Happiness Is An Inside Job


It took me many years to figure out that my happiness was only to be found within myself. Once I reached my late adolescence I began to feel, think, and then believe that happiness was available to others, but not to me. This was directly related to my own attempts to fill a spiritual void with a material reality through addiction. It’s what Dr. Carl Jung called  ” Spiritus contra spiritum ” It was a thirst for wholeness of my being.

Growing up in a home where I was affected by alcoholism created within me the basic belief that I was  not loveable, and I brought this into my adulthood and into all of my relationships. It felt like a hopeless situation, and though I desperately wanted to change, I didn’t know how. Not until I came to . understand how I had been affected by addiction. Then I came to admit and accept my own alcoholism, and that my life was unmanageable. Then things really changed in so many positive ways.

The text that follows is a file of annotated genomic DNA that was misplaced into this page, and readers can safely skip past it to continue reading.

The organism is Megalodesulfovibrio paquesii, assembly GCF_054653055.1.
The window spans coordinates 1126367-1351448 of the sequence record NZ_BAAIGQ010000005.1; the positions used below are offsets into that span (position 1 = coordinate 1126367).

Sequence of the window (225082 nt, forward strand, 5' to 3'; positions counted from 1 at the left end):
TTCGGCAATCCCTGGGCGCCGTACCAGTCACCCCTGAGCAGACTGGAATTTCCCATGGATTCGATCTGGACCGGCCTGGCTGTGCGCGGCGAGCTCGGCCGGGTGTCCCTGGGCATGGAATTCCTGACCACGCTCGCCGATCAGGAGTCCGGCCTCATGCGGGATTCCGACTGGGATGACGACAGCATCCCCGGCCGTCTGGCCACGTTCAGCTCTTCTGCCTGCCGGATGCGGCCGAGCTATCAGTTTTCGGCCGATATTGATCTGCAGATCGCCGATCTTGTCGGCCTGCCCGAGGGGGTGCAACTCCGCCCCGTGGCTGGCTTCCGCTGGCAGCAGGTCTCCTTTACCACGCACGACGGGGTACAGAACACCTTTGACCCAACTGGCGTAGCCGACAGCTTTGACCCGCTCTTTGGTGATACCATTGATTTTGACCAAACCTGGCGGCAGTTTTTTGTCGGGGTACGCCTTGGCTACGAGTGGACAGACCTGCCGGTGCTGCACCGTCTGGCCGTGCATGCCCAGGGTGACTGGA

I had  believed in God since I was a little girl, but without understanding the disease of alcoholism and the effects of addiction, I was lost.

Being clean and sober for 21 years, and finding the fellowship in the rooms of recovery I finally began to find out what it means when they say ” happiness is an inside job.”



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